BEHIND THE HEADLINES: Washington’s gift to the Caribbean
The members of the United States House of Representatives and the Senate didn’t arrive on Capitol Hill recently in sleighs and their legislation wasn’t gift wrapped by Santa Claus.
And Caribbean ambassadors to the US, Barbados’ Selwin Hart, among them, didn’t line up to sing Adeste Fideles or Hark The Herald Angels Sing.
But although the lawmakers didn’t consider the enabling legislation they passed a Christmas present for the Caribbean.
What they approved can best be described as a measure that couldn’t have come at a better time.
The passage of the US Caribbean Strategic Engagement Act 2016, (HR 4939), which the Senate at the beginning of December, is an important step forward in relations between the North American economic colossus and the archipelago of islands and coastal states that is the Caribbean.
The House of Representatives had approved the measure several months before and the Caribbean nations, especially those in the English, Creole and Spanish-speaking areas which are routinely described as everything from “friends” and “partners” of Washington to America’s “third border” were understandably elated.
It’s a law that authorises the outgoing Barack Obama White House and the incoming Donald Trump administration to undertake a carefully-crafted initiative that would focus national and regional attention on the members of CARICOM and create opportunities for them to accelerate economic and social development.
The measure, which took more than a year to move through the committee systems of the House and Senate, can become a catalyst to reinvigorate efforts designed to help lift the region’s economy out of the doldrums into which it had sunk after the Great Recession of 2008.
The act is the brainchild of a combination of Democrats and Republicans led by US Representatives Eliot L. Engel of New York and Ileana Ros-Lehtinen of Florida and it can serve as a foundation on which the Caribbean and Washington can build an even stronger partnership.
I trust they move ahead with sincerity and alacrity to implement the law’s provisions after Obama signs it in to law.
As Engel explained it after the Senate vote: “This bill will allow us to increase engagement with the Caribbean especially when it comes to energy and security.”
That’s not all. Sensibly, the lawmakers included provisions that would require the Trump White House and succeeding administrations to work alongside Caribbean governments and experts to develop and implement an economic diversification strategy that would spur growth and stability across the region.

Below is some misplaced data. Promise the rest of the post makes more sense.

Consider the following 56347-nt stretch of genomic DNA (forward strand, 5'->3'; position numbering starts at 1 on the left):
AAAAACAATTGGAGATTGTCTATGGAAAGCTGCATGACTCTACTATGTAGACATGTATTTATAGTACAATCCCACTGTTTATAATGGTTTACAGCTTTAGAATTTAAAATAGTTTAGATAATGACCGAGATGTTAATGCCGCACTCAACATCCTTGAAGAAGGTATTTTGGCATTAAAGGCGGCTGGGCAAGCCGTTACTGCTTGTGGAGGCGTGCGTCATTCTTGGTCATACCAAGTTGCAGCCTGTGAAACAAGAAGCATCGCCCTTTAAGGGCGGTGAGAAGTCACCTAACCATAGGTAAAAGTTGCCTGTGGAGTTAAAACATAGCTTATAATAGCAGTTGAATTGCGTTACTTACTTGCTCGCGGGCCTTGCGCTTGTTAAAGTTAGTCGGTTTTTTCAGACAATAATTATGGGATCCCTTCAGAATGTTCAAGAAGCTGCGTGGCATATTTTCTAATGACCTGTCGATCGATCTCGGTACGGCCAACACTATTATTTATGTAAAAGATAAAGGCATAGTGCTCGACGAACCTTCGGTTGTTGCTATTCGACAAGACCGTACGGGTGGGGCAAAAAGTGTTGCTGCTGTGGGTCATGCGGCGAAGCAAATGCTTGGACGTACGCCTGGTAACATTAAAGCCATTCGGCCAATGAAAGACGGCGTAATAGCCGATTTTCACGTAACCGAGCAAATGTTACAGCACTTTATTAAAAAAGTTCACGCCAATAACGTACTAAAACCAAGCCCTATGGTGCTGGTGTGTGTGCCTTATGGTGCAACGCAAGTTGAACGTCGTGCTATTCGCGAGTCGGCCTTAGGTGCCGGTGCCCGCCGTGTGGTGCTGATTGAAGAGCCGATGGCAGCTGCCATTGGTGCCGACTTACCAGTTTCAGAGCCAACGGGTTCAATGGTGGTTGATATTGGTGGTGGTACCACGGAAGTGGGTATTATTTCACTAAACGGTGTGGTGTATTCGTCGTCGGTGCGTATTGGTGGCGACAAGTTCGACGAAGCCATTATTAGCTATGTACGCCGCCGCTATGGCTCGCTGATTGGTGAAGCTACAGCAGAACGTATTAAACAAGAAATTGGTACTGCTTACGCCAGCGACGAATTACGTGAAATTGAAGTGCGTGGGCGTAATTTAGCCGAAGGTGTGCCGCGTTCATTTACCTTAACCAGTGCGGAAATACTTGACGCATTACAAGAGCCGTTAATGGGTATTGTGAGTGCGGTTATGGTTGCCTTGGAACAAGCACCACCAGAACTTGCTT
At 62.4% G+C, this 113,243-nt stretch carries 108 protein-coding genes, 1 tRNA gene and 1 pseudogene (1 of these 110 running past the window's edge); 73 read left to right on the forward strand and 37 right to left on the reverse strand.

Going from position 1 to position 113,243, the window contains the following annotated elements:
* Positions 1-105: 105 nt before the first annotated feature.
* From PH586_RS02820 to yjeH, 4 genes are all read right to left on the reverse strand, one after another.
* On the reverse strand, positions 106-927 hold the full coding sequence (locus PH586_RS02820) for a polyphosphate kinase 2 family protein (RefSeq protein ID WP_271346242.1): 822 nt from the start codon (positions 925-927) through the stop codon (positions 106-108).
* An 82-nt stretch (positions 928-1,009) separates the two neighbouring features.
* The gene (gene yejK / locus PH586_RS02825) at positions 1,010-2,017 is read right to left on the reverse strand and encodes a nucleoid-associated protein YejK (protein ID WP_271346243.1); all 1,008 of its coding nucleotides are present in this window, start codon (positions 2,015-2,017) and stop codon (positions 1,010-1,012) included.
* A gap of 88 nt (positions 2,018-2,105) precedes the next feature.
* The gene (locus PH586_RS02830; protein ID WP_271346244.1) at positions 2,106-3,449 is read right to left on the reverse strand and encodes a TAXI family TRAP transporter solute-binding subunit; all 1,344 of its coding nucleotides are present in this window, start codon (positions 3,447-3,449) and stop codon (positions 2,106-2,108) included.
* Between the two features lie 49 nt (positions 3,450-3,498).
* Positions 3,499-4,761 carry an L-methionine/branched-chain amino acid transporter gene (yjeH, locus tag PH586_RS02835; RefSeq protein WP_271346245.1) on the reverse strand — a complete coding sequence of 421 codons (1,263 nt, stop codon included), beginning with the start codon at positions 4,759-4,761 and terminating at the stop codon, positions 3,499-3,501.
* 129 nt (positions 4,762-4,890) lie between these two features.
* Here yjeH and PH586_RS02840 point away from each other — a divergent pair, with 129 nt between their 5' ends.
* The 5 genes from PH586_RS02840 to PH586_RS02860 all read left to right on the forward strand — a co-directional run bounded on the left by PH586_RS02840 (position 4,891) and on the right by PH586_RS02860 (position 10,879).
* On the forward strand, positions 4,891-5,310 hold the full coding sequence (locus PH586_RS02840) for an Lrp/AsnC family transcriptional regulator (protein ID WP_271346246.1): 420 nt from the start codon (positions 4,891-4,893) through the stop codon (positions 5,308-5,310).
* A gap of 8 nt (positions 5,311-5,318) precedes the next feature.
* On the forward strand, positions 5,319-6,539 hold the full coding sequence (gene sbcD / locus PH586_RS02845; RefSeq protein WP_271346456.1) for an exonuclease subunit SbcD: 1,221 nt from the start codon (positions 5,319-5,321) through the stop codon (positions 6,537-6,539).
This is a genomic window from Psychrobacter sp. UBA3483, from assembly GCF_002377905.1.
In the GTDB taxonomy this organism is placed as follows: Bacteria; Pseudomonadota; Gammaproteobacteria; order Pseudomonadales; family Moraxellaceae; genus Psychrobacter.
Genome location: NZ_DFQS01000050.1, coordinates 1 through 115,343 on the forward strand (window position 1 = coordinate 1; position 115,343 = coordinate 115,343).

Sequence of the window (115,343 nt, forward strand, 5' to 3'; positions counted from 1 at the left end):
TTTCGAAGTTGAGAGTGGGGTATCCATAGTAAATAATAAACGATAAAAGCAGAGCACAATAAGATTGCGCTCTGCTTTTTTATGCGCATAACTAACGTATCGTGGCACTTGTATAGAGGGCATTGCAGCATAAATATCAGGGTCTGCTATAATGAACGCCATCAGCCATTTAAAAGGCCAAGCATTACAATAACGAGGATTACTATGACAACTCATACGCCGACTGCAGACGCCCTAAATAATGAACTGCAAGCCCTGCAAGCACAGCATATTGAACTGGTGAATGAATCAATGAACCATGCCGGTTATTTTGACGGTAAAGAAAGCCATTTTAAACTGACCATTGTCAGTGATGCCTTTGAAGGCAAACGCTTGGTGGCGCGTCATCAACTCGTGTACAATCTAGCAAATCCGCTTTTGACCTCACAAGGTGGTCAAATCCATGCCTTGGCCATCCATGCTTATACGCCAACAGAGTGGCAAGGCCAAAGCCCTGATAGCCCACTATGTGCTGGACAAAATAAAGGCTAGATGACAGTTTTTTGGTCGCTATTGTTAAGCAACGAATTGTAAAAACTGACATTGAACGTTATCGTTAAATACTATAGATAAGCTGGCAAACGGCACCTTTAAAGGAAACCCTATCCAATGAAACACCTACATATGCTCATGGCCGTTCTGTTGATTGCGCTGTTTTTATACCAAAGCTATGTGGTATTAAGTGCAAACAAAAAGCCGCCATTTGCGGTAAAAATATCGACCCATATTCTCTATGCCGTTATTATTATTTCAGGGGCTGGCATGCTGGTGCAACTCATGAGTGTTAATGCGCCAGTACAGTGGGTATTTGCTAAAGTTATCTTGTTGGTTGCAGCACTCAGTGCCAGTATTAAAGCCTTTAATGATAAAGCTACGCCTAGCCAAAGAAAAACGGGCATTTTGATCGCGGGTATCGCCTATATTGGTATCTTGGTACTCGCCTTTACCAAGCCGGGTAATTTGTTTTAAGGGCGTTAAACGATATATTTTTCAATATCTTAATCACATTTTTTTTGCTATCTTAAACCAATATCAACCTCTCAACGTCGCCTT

They would also mandate Washington to join forces with Caribbean governments to reduce drug trafficking and make citizens feel safe in their homes and on the streets.
The goals of the act don’t end there. For the first time, the State Department and other federal agencies will be required to establish and maintain links with the large Caribbean diaspora across the US, so the Bajans, Guyanese, Trinidadians, Haitians, Jamaicans, Grenadians, Bahamians, St Lucians, Dominicans, and others, would be kept in the loop.
As if those elements weren’t enough, the law will force the State Department, the US Agency for International Development, the Justice Department and a range of other aid and security agencies to come up with a strategy, complete with priorities and timetables that ensure timeliness in getting the job done with efficiency.
Far too often, US officials sit in their Washington offices and determine what’s important for Suriname, Haiti, the Dominican Republic or St Vincent and The Grenadines without even consulting their elected governments and when they do sit down with the decision-makers and policy planners in Castries, Nassau, Port of Spain or Bridgetown, they are condescending and high-handed.
Yes, Washington will be paying most, but not all of the bills as they come due but if the countries are to buy into economic and social efforts then the nations themselves must be part of the planning and the implementation.
That brings us back to the involvement of the diaspora. Immigrants from the Dominican Republic, Jamaica, Haiti and Guyana, in that order, contribute more than $5 billion annually to the well-being of families in their birthplaces.
When immigrants from Suriname, Grenada, Barbados, St Vincent, St Kitts-Nevis and The Bahamas are added to the equation the amount of remittances would skyrocket by almost $800 million. That amount far exceeds the levels of assistance provided by Washington, the European Union and international financial and development institutions annually.
Clearly, the diaspora is essential to the region’s prosperity and its member should be seen as key plays in the development strategy. And with an increasing number of Caribbean immigrants becoming naturalised citizens with a vote and a point of view on national and international politics in the US, they are already making a major contribution to their adopted home.
That may explain why both Engel and Ross Lehtinen, two elected officials with large immigrant populations in their districts, were so forceful in their insistence that the Strategic Partnership Bill should be passed and sent to the White House.
Engel, Ross Lehtinen, Yvette Clarke, Charles Rangel, Hakeem Jeffries, Gregory Meeks and a long list of other elected representatives have earned the thanks of the Caribbean. And they must ensure that the Trump White House implements the Partnership Act in word and in deed.
When implemented, the measure may result in a diminution of the influence and the role of the US Embassy in Barbados.
That can happen because the act requires the State Department to have a greater diplomatic presence in the nations which belong to the Organisation of Eastern Caribbean States.
In other words, the US may have to set up diplomatic missions in some of the islands.